8 ways pets can help in the quest for sobriety

Anyone who arrives home after a stressful day to a dog's ecstatic leaps or a cat's steady, calming purr understands the benefits of animal companionship. Research shows that the human-animal bond has health rewards, lowering agitated behavior in people with Alzheimer's and reducing anxiety in cancer patients.

But what about animal-assisted therapy for people dealing with substance abuse?

In an emerging trend, some substance abuse treatment centers allow inpatients to bring along household pets, incorporating furry friends into the care plan. Here are eight advantages pets can bring to people in recovery.

Reducing initial negative emotions

Loneliness, guilt and anxiety often plague people in treatment for addiction, particularly in the early phases. The familiar presence of a beloved pet may help soothe feelings of being overwhelmed and isolated.

Releasing good chemicals naturally

Caring for, feeding and playing with a pet increases mood-elevating brain chemicals like dopamine and serotonin. A 2015 study by Azabu University in Japan showed a link between gazing into a dog's eyes and an increase in oxytocin, the hormone associated with lower blood pressure and feelings of love. Healthy stimulation of the brain's pleasure center is a positive step toward recovery from addiction.

Decreasing sadness and hostility

A 2016 Washington State University study showed that adolescent boys in a substance abuse treatment program who played with shelter dogs every week experienced less hostility and sadness. The weekly one-hour sessions consisted of running or walking with the dogs, tossing toys, petting or brushing, sitting or lying with the dogs, and giving them treats.

After eight weeks, researchers evaluated positive and negative emotion scores of the boys who played with the dogs and another group of boys who instead hiked, played video games or shot hoops. The decrease in negative emotions in the group that played with dogs is promising, said study author Lindsay Ellsworth.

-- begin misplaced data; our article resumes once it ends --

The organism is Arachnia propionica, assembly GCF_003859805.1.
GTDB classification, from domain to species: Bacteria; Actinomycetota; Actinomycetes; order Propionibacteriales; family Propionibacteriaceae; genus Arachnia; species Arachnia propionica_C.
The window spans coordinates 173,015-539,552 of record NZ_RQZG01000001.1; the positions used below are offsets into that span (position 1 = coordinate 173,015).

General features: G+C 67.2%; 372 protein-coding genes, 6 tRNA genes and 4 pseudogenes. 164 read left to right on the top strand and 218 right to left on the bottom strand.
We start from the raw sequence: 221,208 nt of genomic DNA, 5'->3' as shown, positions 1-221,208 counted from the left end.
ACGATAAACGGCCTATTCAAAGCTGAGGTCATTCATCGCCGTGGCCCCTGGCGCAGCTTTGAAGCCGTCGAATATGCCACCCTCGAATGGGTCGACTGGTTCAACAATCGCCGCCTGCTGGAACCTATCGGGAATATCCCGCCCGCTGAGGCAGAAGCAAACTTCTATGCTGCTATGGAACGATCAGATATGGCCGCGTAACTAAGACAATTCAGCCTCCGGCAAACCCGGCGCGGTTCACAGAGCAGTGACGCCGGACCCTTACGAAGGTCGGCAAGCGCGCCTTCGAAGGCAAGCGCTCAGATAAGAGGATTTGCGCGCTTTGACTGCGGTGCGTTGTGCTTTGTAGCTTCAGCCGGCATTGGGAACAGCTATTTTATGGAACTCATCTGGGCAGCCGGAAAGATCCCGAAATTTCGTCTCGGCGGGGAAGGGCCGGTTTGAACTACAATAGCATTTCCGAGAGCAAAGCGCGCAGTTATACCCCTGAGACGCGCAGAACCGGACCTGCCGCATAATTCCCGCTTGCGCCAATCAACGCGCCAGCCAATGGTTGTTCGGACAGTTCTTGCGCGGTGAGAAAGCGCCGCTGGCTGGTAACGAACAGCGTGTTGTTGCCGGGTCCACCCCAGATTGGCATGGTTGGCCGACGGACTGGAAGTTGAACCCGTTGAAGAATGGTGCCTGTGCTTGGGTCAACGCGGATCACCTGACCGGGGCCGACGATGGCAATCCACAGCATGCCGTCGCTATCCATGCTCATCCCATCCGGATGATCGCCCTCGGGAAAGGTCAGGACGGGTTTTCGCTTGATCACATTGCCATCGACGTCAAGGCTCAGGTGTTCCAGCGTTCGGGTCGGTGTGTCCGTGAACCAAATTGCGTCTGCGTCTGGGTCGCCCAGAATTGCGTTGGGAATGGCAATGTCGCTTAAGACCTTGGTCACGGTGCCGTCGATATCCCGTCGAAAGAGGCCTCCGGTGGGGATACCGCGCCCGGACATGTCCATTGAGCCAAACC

"Animals could be a huge asset in a recovery program," she said.

Aiding in relaxation

Anxiety eases and blood pressure declines when people interact with pets. Pets also help people cope with stressful situations, an important tool in recovery. In a 2001 study of 48 people treated for high blood pressure with medication, half were assigned to adopt a dog or cat. After six months, all had lower blood pressure, but the pet adoption group showed significantly lower blood pressure in response to stressful situations.

Rewarding accountability

"Learning life skills and a sense of responsibility is important in recovery," said Tom Hill, senior advisor on addiction and recovery at the Center for Substance Abuse Treatment, an office of the Substance Abuse and Mental Health Services Administration in Rockville, Md. "Being responsible for another living being besides yourself could be considered skill building for people in treatment."

Engendering love and trust

Bonding with another living being and giving and getting unconditional love may seem foreign to people whose addiction has led to isolation and self-blame. The potential role of pets in building the ability to love and count on others is worth more study, Hill said.

Encouraging healthy habits

The mood-boosting benefits of exercise are important in someone’s return to physical and emotional health. A dog's regular demand for a walk or a cat's insistence on chasing a string might make it easier to get moving.

Reducing stress levels

Elevated levels of the stress hormone cortisol were associated with higher substance abuse treatment dropout rates in a 2009 study by the University of Maryland, College Park. Holding and caressing a pet has been shown to decrease cortisol. No data yet links higher treatment completion rates with pets, but enlisting pets to lower the stress response may help calm and reassure someone who is considering walking out.

If pets alone could conquer addiction, we'd all show up with kittens, puppies, birds and bunnies for troubled friends or relatives. It's not that simple, of course, but structured, disciplined treatment programs that combine the psychological comfort of pets may prove to be a significant frontier in addiction therapy.

—Treacy Colbert for Morningside Recovery

This sponsored content is produced by Tribune Content Solutions on behalf of Morningside Recovery. The newsroom or editorial department of Tribune Publishing was not involved in its production.

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